Celeb-Inspired Hairstyles that Hide Scalp Psoriasis

Styles That Disguise

“Psoriasis affects between 2 and 5 percent of the general population, and of this group, 79 percent show symptoms on their scalp,” says Steve Pullan, a trichologist (someone who specializes in hair and scalp health) at the Philip Kingsley Clinic in New York City.

“Essentially, psoriasis, an inflammatory dermatosis, is a rapid cell turnover in the epidermis,” adds Pullan. Itching, flaking, irritation, and sometimes even hair breakage are also common symptoms of scalp psoriasis.

Depending on the severity of the condition, marks can occur anywhere on your scalp including behind the ears, on the back of the neck, and even along the hairline, which makes it even more challenging to find hairstyles that can mask the condition. Read on for celebrity hairstyle inspiration and expert feedback on some of the best ways to camouflage the symptoms of scalp psoriasis.

Add Volume and Texture

Kevin Mancuso, a certified trichologist and the creative director of Nexxus Salon Hair Care, suggests adding a little bounce to straight hairstyles to help conceal scales that span the entire scalp. “Curls and waves can camouflage psoriasis better than straight hair because they offer structure and hold,” he says. “Additionally, they add lift to the hair, and will not part as easy as straight hair.” To create Hollywood-like waves at home, he suggests applying a styling product before blow drying to give hair extra body. Once your hair is dry, wrap small sections of hair around a medium-sized curling iron and release after only a few seconds. To finish the look, brush out ringlets for bodied waves.

Mask Symptoms Behind the Ears

According to Mancuso, roughly 99 percent of his clients with psoriasis show symptoms behind their ears. He advises skipping slicked back hairstyles and opting for a softer, more relaxed look if you are trying to camouflage the area.A low, relaxed bun with added volume around the ears is an excellent style for hiding symptoms on this part of your head. “The easiest way to add lift and volume to hair is by using a dry shampoo before styling,” says Mancuso. “You can also crimp hair at the root with a flat iron; this technique helps create lift in your hair because it won’t fall in its standard, uniform way afterwards.”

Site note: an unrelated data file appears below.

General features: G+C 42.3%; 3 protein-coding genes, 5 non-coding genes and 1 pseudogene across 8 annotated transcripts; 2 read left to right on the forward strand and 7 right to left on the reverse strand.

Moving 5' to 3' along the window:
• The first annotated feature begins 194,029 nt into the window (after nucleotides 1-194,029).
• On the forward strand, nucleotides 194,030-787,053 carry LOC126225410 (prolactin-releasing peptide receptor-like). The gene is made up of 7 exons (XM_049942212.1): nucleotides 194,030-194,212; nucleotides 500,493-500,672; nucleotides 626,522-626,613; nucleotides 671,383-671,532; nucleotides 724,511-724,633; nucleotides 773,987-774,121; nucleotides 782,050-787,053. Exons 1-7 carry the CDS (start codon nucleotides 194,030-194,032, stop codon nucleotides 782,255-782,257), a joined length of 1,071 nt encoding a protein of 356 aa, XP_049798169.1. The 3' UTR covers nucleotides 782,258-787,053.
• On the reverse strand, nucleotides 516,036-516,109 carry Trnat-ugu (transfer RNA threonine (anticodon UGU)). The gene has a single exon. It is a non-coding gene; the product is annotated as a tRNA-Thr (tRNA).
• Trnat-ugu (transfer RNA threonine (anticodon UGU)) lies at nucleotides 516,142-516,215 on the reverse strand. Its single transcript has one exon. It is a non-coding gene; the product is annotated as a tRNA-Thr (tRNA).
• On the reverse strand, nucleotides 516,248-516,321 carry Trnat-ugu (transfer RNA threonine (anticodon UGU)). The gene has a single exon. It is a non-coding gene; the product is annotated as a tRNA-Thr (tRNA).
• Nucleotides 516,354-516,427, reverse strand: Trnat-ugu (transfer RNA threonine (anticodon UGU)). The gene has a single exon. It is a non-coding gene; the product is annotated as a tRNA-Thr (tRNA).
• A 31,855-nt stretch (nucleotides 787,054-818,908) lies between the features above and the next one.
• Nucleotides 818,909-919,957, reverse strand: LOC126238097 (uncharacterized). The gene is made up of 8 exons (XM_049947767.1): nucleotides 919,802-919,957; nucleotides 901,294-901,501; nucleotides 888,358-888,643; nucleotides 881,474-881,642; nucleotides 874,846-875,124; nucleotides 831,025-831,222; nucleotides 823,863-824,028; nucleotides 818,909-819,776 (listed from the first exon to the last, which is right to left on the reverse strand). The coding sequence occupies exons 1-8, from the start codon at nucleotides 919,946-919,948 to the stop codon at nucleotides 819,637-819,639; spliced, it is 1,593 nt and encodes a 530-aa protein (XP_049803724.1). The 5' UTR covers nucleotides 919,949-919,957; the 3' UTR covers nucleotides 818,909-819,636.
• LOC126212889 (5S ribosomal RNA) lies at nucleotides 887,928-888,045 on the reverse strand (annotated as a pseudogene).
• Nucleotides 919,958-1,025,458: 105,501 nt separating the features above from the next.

Conceal Irritation on the Back of the Neck

“Pulling hair back in a tight ponytail can cause tension on the scalp and [possibly even] hair breakage,” warns Clear Scalp & Hair celebrity stylist Jen Atkin. Additionally, it can expose the hairline of your neck, which is prone to symptoms of psoriasis. She suggests a loose hairstyle, like a romantic braid, which can not only prevent breakage but also keep your hairline out of sight.

“Rough up dry hair with your fingers and flip hair upside down while drying for added volume,” says Atkin. “Next, liberally spray dry hair with a texturizing product to help [create] an undone finish. After making some kinks and bends in the hair with a flat iron, begin to loosely braid, letting pieces fall out to keep the look romantic but modern.”

Styles for the Front of the Scalp

Similarly, Mancuso says waterfall, crown, and bang braids are popular styles with his clients that suffer from psoriasis. “It’s important to make sure that the braid is secured tightly enough that the style will hold, but that it’s still loose enough to be roughed up,” he says. “Wider, lived-in looking braids help to hide symptoms around the scalp.” Avoid styles that require braids to be secured tightly to your head, like a cornrow, which can easily expose and irritate affected areas.

Camouflage Symptoms on Your Forehead

Covering symptoms along the hairline and above the forehead can be tricky, particularly for men who tend to have shorter hair. Celebrity stylist Nunzio Saviano, owner of Nunzio Saviano Salon in New York City, suggests bangs or a shaggy hairstyle for guys who are trying to cover this area.Saviano recommends the same fringe for women suffering from symptoms at the hairline. If blunt bangs aren’t up your alley, ask your stylist for sideswept bangs that can be parted at an area of your head where signs of the condition are minimal.

Make Psoriasis Less Visible with a New Hue

The color of your hair can also play a role in the visibility of psoriasis symptoms. If you dye your hair or are considering a change in color, Mancuso advises consulting with a colorist before deciding on a new hue to ensure the color best suits your skin tone and needs. “If you have a light complexion and choose a shade that's too dark for your skin tone, symptoms can easily be seen on the scalp," he warns. Likewise, light shades are also prone to exposing psoriasis, particularly if the condition is severe.

Be mindful that chemicals in certain hair dyes can be irritating to some cases of psoriasis. If you are coloring your hair for the first time, evaluate the severity of your symptoms and consider consulting a doctor before booking an appointment.

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